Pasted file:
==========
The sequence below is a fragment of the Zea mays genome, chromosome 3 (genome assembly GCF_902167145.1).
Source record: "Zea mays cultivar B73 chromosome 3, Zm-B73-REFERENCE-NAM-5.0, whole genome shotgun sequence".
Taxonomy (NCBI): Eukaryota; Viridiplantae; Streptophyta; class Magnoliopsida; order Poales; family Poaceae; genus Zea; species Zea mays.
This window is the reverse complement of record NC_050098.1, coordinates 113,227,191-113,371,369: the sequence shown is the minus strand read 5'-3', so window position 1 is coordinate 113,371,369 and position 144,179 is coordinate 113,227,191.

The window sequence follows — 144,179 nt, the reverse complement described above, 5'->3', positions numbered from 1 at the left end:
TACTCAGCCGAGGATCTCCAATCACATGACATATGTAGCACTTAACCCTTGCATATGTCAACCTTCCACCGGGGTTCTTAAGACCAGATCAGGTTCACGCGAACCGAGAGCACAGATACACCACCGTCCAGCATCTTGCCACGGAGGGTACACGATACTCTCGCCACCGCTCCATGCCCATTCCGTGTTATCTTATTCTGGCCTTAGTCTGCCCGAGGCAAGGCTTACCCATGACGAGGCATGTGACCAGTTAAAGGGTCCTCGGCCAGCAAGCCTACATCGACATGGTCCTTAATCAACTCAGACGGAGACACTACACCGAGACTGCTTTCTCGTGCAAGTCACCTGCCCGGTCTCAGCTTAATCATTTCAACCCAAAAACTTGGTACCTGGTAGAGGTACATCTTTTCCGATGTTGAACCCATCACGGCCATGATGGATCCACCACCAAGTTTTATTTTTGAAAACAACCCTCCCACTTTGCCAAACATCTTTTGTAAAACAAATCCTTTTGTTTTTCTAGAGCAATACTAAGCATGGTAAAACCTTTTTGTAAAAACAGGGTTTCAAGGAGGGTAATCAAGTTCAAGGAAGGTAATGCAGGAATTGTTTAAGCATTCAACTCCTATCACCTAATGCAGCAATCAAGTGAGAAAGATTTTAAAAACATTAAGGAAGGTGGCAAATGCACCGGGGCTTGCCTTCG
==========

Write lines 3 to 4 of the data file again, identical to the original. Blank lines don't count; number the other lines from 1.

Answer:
Taxonomy (NCBI): Eukaryota; Viridiplantae; Streptophyta; class Magnoliopsida; order Poales; family Poaceae; genus Zea; species Zea mays.
This window is the reverse complement of record NC_050098.1, coordinates 113,227,191-113,371,369: the sequence shown is the minus strand read 5'-3', so window position 1 is coordinate 113,371,369 and position 144,179 is coordinate 113,227,191.